But that self-talk then becomes the most powerful tool that you have for changing how you want to be. Like that Lao Tzu quote – your thoughts become your words, your words become your actions, your actions become your habits, your habits become your character, character becomes your destiny.” Those thoughts, that voice is the most powerful voice. So, you have the discipline it.
Henry Ford has this great quote that says, “whether you think you can or whether you think you can’t, you’re right.” You think about that for a moment that was probably a hundred years ago he said that.
Your voice, your inner thought, your inner voice will limit you. If it’s saying, “I couldn’t do that”, or “I could never do that”, or “I can’t see myself doing that” or “Oh, no, no, no, not me”. Those voices will limit you.
The same voice where you speak to yourself affirmations and positive affirmations. I can.
I come across people who say, “Oh, I could never do that”. Or “I’m terrible at that”. And I say to them, practice one thing for me, instead of saying, “I’m terrible at that” use these words. “I used to be bad, but I’m getting better at that.” And you can’t even say that out loud without changing the way you think about things, it’s just not possible.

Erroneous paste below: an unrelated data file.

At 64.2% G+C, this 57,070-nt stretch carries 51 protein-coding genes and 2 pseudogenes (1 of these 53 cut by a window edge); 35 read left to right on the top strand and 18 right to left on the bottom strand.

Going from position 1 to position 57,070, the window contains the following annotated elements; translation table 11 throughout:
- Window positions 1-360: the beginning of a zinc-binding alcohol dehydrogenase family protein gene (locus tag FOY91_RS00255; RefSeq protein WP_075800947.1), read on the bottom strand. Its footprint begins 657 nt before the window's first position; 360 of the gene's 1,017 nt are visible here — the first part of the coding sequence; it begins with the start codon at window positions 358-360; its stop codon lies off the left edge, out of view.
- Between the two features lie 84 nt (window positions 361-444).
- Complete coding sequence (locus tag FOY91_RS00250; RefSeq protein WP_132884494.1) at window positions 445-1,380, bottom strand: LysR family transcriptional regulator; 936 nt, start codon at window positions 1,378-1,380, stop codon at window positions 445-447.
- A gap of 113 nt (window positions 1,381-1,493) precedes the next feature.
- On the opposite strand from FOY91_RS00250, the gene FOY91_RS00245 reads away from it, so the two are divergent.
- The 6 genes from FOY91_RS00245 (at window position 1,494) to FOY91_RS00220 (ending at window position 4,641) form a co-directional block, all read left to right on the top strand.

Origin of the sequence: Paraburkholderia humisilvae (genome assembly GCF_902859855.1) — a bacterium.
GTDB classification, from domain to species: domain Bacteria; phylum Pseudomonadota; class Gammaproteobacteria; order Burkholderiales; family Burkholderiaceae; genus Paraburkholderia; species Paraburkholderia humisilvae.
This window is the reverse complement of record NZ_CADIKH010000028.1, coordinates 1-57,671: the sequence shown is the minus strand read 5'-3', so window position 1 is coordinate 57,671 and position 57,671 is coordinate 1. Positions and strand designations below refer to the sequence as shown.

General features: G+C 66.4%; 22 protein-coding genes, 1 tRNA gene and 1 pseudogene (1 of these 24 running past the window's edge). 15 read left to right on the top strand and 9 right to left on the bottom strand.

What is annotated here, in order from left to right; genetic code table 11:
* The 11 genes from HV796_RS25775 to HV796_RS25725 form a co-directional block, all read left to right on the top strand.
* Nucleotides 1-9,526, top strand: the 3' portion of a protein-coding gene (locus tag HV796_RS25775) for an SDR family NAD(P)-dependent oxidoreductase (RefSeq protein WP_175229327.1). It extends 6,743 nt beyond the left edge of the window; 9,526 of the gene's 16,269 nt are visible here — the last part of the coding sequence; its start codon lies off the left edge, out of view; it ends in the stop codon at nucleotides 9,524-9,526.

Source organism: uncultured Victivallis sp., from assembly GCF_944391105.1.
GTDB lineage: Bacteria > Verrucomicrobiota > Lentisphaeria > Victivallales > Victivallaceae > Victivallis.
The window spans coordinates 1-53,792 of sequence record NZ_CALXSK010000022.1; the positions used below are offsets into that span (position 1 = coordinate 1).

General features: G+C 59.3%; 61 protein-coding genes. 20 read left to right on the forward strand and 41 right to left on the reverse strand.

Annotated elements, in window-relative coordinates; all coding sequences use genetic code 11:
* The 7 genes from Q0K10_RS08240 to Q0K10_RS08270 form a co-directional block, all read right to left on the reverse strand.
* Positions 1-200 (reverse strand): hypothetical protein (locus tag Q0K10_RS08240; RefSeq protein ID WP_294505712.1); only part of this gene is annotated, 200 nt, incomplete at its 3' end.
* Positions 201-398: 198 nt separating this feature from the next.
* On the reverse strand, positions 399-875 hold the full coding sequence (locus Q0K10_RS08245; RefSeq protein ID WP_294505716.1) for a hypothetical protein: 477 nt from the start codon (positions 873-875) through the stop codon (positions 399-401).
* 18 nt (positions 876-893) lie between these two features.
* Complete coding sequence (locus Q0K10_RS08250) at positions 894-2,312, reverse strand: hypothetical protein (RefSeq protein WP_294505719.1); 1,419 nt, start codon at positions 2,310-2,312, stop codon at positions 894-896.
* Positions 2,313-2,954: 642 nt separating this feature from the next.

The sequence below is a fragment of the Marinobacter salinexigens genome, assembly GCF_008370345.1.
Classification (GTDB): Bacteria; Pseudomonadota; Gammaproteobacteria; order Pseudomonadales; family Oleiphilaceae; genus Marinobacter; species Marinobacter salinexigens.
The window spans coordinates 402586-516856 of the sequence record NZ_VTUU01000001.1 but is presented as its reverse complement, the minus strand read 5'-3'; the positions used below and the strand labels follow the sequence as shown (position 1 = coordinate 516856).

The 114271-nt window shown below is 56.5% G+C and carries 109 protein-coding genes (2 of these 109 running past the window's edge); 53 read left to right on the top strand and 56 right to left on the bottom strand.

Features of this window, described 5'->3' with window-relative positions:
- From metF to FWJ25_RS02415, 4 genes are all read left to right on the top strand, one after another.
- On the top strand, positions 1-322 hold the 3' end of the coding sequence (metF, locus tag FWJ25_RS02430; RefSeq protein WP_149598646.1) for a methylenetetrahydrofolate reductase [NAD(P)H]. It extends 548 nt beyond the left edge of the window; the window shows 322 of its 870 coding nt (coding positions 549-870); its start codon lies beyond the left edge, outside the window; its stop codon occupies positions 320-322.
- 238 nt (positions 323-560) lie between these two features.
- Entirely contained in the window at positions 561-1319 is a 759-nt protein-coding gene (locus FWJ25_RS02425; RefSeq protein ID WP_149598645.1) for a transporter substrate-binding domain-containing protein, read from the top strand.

Your words are the most powerful tool that you have for shaping who you want to become, how you want to be, and where you want to end up. It’s really easy to limit yourself. And that’s what many bad teachers and many bad parents and many bad bosses have taught us.
But if you can get a hold of the positive side of that tool, where you begin to say, “I can see myself doing that”, “I am the person I want to become”, “I am strong”, ” I am all of those things that you want to become”, you will move into that place.
Jeffery Wang: [00:38:36] For the benefit of our listeners, lesson number six is “you grant the most authority to your own words, your self-taught becomes your reality”.
Your words are so powerful that it becomes a self-fulfilling prophecy. So, whatever you say to yourself, it is so powerful and that over time, it just becomes the reality for you, whatever that is.